As fast from food, let us abstain also from every passion… Let us observe a fast acceptable and pleasing to the Lord. True fasting is to put away all evil, to control the tongue, to forbear from anger, to abstain from lust, slander, falsehood and perjury. If we renounce these things, then is our fasting true and acceptable to God. Let us keep the Fast not only by refraining from food, but by becoming strangers to all the bodily passions.

 

7. Fasting returns us to a “Paradise-like” way of life.

Our forefathers Adam and Eve ate only plants rather than meat or meat products. (Gen. 1:30, 9:3) “When we fast, we voluntarily return to Paradise. We do this not because it is sinful to eat meat, but because we recognize our true homeland, the Kingdom of God, and we want to reinforce this truth in our lives.” Our fasting and self-discipline, then, “signifies a rejection of the world, only in so far as it is corrupted by the fall; of the body, only in so far as it is dominated by sinful passions. Lust excludes love; so long as we lust after other persons or other things, we cannot truly love them. By delivering us form lust, the fast renders us capable of genuine love. No longer ruled by the selfish desire to grasp and to exploit, we begin to see the world with the eyes of Adam in Paradise. Our self-denial is the path that leads to our self-affirmation; it is our means of entry into the cosmic liturgy whereby all things visible and invisible ascribe glory to their Creator.”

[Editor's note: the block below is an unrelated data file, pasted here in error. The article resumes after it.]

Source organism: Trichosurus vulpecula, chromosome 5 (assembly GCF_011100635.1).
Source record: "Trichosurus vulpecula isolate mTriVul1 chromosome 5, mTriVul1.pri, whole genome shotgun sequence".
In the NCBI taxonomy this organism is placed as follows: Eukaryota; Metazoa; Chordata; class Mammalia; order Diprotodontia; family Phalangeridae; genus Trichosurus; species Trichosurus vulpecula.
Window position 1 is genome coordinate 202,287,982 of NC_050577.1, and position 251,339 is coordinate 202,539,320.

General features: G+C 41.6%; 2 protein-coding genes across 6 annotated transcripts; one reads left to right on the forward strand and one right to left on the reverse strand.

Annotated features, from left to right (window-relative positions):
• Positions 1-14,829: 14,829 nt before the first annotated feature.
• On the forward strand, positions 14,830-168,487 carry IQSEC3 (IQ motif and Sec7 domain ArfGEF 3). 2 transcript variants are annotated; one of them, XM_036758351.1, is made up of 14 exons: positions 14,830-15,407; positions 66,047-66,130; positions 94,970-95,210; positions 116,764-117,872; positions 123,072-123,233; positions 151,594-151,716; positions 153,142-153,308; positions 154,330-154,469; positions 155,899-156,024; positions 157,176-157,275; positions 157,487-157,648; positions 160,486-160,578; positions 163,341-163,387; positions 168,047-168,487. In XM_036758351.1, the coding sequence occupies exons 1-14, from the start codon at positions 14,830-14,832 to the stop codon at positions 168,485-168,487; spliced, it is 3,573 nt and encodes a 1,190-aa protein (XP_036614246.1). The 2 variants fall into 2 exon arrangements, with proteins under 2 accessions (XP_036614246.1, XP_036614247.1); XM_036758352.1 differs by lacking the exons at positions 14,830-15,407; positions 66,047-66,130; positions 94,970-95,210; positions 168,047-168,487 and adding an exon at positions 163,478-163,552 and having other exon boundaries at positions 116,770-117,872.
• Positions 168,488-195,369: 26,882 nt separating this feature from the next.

8. Finally, fasting is the foundation of and preparation for every spiritual effort.

“Spiritual effort presumes that we are in control of our bodies. Beyond this, fasting is the ideal preparation for spiritual celebration, such as a Easter, Christmas, and other Feasts, because when undertaken properly, fasting fills our hearts and minds with the task before us. It concentrates our spiritual energies and makes them more effective.” Thus, when Moses fasted on Mount Sinai (Exod. 34:28) and Elijah on Mount Horeb (Kings 19:8-12), the fast was in both cases linked with a Theophany. The same connection between fasting and the vision of God is evident in the case of St. Peter (Acts 10:9-17) He went up to the housetop to pray about the sixth hour, and he became very hungry and wanted to eat; and it was in this state that he fell into a trance and heard the divine voice. Such is always the purpose of ascetic fasting — to enable us, as the Triodion puts it, to “draw near to the mountain of prayer.”

Prayer and fasting should in their turn be accompanied by almsgiving, by love for others expressed in practical form, by works of compassion and forgiveness. As written in the Triodion:

 

Knowing the commandments of the Lord, let this be our way of life:

Let us feed the hungry, let us give the thirsty drink,

Let us clothe the naked, let us welcome strangers,

Let us visit those in prison and the sick.

Then the Judge of all earth will say even to us:

Come, ye blessed of My Father, inherit the Kingdom prepared for you.

Father Milan Savich

Notes and References:

The Upbeat, Vol. 2, 1985, pp. 22-23.

Great Lent, Alexander Schmemann.

The Lenten Triodion, Archbishop Kallistos Ware.